Korean Christians aim to stop Lady Gaga's "pornographic" show

SEOUL Fri Apr 27, 2012 3:24pm EDT

Christians attend a prayer meeting against the concert of U.S. singer Lady Gaga, in front of the Olympic stadium in Seoul April 27, 2012. Christian groups called for a boycott of her show, which they say promotes homosexuality. REUTERS/Kim Hong-Ji

Christians attend a prayer meeting against the concert of U.S. singer Lady Gaga, in front of the Olympic stadium in Seoul April 27, 2012. Christian groups called for a boycott of her show, which they say promotes homosexuality.

Credit: Reuters/Kim Hong-Ji

SEOUL (Reuters) - Christian groups in South Korea called on Friday for pop icon Lady Gaga to cancel her concert here saying it was "pornographic" and promoted homosexuality.

South Korea's government has already bowed to public pressure and banned under-18s from attending the 26-year old's concert, but protesters gathered outside the venue said that was not enough.

"Some people can accept this as another culture but its impact is huge beyond art and debases religions. Even adults can't see her performance which is too homosexual and pornographic," said Yoon Jung-hoon, a reverend who organized the "Civilians Network against the Lady Gaga Concert".

The singer's hit song "Born This Way" celebrates the empowerment of gay men and women, something that many in South Korea, which is the second most Christian country in Asia after the Philippines, say is an immoral lifestyle.

Lady Gaga, whose real name is Stefani Joanne Angelina Germanotta, has been in Seoul for close on a week as she kicks off her Asian "Born this Way" tour.

"Nervous for tonight. Hope I make little monsters happy and proud," she Tweeted a few hours before the concert kicked off.

Yoon's group claims to have collected 5,000 supporters on Facebook against the concert and some have also called for a boycott of the sponsor Hyundai Card. The protesters have also threatened a boycott of its parent company, Hyundai Motor Co, South Korea's largest car-maker.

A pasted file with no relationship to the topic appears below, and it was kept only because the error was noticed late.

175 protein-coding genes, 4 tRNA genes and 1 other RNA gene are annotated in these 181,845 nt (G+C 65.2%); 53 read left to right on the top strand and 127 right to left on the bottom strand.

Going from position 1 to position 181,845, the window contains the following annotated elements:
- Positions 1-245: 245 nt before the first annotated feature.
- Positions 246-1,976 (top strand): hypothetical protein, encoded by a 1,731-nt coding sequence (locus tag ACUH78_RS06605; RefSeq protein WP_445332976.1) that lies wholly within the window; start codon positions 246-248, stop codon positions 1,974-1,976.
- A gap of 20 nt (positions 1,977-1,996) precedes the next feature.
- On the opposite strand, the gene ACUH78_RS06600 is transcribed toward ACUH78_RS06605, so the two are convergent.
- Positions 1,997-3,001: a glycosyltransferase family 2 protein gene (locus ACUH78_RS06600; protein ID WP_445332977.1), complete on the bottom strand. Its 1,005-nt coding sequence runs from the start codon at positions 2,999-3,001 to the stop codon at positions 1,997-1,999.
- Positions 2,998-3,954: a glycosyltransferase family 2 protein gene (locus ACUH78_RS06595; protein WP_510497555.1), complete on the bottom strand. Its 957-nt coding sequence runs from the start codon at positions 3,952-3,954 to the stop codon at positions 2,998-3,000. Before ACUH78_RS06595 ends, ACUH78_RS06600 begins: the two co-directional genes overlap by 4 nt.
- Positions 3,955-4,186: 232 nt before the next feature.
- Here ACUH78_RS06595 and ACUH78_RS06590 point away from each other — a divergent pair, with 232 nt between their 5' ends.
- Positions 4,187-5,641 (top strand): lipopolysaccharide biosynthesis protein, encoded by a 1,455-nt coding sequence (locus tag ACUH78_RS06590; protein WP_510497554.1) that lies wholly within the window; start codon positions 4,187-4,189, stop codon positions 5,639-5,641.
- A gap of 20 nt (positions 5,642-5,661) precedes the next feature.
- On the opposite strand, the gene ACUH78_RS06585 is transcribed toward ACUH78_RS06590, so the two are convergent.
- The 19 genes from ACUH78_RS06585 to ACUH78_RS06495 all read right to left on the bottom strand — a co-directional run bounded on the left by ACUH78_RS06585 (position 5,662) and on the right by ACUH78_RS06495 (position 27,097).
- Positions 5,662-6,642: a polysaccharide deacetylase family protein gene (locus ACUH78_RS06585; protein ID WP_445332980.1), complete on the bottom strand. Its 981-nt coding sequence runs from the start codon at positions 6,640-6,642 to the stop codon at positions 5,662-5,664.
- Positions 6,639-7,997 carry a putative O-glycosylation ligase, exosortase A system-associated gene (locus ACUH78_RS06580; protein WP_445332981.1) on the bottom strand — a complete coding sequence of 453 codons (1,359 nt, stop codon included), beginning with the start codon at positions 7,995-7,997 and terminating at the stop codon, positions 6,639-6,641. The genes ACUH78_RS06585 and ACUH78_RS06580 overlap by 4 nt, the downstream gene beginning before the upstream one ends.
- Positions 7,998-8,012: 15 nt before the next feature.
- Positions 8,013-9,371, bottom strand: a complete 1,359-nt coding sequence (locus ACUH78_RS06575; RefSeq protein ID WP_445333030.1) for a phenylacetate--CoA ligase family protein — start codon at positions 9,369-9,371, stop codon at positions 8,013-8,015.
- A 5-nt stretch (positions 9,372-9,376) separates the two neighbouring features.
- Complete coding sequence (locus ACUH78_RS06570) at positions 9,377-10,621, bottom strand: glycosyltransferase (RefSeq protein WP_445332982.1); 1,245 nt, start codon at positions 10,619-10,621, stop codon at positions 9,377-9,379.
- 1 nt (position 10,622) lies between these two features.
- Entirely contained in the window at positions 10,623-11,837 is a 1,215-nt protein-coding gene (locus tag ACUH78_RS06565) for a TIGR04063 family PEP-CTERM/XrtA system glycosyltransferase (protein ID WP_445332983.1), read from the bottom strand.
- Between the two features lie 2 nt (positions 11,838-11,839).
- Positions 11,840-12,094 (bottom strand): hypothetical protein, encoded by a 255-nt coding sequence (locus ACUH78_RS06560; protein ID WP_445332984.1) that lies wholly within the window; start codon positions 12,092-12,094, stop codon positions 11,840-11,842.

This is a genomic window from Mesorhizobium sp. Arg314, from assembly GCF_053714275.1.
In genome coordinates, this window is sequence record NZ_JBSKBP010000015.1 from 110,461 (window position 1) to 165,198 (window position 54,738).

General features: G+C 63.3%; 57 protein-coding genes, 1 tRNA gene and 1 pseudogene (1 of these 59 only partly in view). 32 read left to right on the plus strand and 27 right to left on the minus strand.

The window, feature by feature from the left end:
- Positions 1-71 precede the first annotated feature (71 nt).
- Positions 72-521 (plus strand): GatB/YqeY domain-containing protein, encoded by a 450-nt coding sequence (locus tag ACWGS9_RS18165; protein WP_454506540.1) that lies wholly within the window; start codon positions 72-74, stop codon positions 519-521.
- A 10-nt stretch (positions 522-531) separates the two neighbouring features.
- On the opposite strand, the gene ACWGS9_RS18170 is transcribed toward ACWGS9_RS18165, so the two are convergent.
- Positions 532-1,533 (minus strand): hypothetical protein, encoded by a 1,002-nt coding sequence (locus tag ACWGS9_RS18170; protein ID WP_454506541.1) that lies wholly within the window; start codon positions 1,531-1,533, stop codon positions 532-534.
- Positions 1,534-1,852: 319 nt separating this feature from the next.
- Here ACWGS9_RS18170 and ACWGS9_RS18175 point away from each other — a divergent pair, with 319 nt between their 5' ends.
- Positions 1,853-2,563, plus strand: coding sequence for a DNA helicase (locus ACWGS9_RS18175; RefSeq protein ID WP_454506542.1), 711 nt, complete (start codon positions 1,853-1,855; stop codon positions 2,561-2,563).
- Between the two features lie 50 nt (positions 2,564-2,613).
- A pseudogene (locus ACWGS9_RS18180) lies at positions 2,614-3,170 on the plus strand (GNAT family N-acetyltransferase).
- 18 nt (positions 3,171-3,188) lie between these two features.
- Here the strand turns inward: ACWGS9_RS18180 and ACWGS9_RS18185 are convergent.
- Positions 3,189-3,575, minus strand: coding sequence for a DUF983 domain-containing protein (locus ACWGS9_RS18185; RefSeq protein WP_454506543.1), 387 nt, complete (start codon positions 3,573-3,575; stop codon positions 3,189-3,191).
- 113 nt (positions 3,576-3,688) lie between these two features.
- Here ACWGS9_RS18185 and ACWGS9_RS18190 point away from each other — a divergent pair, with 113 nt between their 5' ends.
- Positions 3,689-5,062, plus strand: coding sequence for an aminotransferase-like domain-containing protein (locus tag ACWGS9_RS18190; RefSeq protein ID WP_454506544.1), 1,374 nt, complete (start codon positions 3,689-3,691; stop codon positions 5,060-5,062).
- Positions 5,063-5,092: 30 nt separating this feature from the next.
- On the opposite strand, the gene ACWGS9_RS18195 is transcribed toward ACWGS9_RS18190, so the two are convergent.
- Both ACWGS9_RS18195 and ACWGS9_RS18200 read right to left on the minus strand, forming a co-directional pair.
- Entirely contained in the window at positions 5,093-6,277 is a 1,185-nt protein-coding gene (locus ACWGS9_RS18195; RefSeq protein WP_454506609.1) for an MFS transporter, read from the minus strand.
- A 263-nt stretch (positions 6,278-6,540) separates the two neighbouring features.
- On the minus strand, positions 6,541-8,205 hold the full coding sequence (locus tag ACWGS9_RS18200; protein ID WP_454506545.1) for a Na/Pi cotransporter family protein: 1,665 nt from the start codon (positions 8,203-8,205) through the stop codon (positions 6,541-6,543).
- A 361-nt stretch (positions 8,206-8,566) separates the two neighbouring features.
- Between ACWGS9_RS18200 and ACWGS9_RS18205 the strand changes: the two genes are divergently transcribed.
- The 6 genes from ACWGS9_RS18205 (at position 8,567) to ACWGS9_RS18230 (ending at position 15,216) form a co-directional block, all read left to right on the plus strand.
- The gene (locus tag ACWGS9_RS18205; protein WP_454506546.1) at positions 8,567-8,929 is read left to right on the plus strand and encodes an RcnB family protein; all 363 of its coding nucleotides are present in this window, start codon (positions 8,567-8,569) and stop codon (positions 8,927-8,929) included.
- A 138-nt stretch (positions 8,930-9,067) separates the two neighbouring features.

"The Christian Council of Korea with 12 million Christians and 55,000 churches will take all kinds of measures such as boycotting Hyundai Card to root out this kind of obscene culture," the council said in a statement.

Yoon said he would attend the concert to "monitor" the performance for homosexual content that could corrupt young people.

(Reporting by Ju-min Park; Editing by David Chance and Sanjeev Miglani)

We welcome comments that advance the story through relevant opinion, anecdotes, links and data. If you see a comment that you believe is irrelevant or inappropriate, you can flag it to our editors by using the report abuse links. Views expressed in the comments do not represent those of Reuters. For more information on our comment policy, see http://blogs.reuters.com/fulldisclosure/2010/09/27/toward-a-more-thoughtful-conversation-on-stories/
Comments (10)
olHarley wrote:
I hate saying unkind things about religion and I tend to really like all things Korean. But if Ms. Giamotta is pissing off the friendly folks who brought you Rev. Moon, and the Washington Times, I gotta think she’s a great and good thing, and they’re being self-righteous homophobic jerks. God bless and keep, (of all people) Lady Gaga!

Apr 27, 2012 6:23am EDT  --  Report as abuse
Jzhou wrote:
It is not about Christianity, rather than Korean men’s obnoxious, chauvinism.Just look recent US college campus massacre, Virginia Tech, Christian college in Oakland, more than 30 people shot indiscriminate by Korean men – for what?
The gun men had no friend, particular female friends, exhausting for their sex drive. Korean may have achieved economic growth in the last 30 years, but they never face one reality – Korean is the most racist, closed mind people in Asia. Go Lady Gaga!

Apr 27, 2012 8:26am EDT  --  Report as abuse
brightthings wrote:
Normally I mock religious nuts, but anything against mainstream trash music like Lady GaGarbage is fine with me

Apr 27, 2012 9:00am EDT  --  Report as abuse
This discussion is now closed. We welcome comments on our articles for a limited period after their publication.